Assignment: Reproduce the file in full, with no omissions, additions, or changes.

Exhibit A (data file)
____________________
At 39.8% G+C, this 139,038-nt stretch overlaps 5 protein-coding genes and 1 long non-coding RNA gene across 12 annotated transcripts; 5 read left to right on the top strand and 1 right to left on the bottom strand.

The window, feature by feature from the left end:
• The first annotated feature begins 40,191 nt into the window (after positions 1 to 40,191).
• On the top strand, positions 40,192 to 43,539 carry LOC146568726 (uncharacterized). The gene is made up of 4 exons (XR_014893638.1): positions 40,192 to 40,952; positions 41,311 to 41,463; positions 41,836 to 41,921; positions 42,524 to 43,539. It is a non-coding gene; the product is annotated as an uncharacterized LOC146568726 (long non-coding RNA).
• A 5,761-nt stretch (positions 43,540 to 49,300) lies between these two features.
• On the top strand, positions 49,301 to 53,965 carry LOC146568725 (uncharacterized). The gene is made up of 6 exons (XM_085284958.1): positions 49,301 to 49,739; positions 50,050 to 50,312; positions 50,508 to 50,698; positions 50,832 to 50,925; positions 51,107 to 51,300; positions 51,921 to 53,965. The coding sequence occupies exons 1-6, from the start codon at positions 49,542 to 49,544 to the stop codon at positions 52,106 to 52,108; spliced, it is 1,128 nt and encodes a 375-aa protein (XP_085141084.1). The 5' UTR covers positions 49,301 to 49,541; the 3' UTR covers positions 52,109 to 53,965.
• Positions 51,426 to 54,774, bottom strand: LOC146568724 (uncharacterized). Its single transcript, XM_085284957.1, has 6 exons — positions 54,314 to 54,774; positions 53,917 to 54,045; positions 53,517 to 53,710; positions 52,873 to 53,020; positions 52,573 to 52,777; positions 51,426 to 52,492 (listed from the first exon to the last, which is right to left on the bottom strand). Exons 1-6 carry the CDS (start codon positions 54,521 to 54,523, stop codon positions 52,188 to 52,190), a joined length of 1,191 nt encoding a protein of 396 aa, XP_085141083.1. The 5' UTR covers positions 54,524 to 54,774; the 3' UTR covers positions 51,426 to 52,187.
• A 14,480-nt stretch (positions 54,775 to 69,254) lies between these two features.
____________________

At 39.8% G+C, this 139,038-nt stretch overlaps 5 protein-coding genes and 1 long non-coding RNA gene across 12 annotated transcripts; 5 read left to right on the top strand and 1 right to left on the bottom strand.

The window, feature by feature from the left end:
• The first annotated feature begins 40,191 nt into the window (after positions 1 to 40,191).
• On the top strand, positions 40,192 to 43,539 carry LOC146568726 (uncharacterized). The gene is made up of 4 exons (XR_014893638.1): positions 40,192 to 40,952; positions 41,311 to 41,463; positions 41,836 to 41,921; positions 42,524 to 43,539. It is a non-coding gene; the product is annotated as an uncharacterized LOC146568726 (long non-coding RNA).
• A 5,761-nt stretch (positions 43,540 to 49,300) lies between these two features.
• On the top strand, positions 49,301 to 53,965 carry LOC146568725 (uncharacterized). The gene is made up of 6 exons (XM_085284958.1): positions 49,301 to 49,739; positions 50,050 to 50,312; positions 50,508 to 50,698; positions 50,832 to 50,925; positions 51,107 to 51,300; positions 51,921 to 53,965. The coding sequence occupies exons 1-6, from the start codon at positions 49,542 to 49,544 to the stop codon at positions 52,106 to 52,108; spliced, it is 1,128 nt and encodes a 375-aa protein (XP_085141084.1). The 5' UTR covers positions 49,301 to 49,541; the 3' UTR covers positions 52,109 to 53,965.
• Positions 51,426 to 54,774, bottom strand: LOC146568724 (uncharacterized). Its single transcript, XM_085284957.1, has 6 exons — positions 54,314 to 54,774; positions 53,917 to 54,045; positions 53,517 to 53,710; positions 52,873 to 53,020; positions 52,573 to 52,777; positions 51,426 to 52,492 (listed from the first exon to the last, which is right to left on the bottom strand). Exons 1-6 carry the CDS (start codon positions 54,521 to 54,523, stop codon positions 52,188 to 52,190), a joined length of 1,191 nt encoding a protein of 396 aa, XP_085141083.1. The 5' UTR covers positions 54,524 to 54,774; the 3' UTR covers positions 51,426 to 52,187.
• A 14,480-nt stretch (positions 54,775 to 69,254) lies between these two features.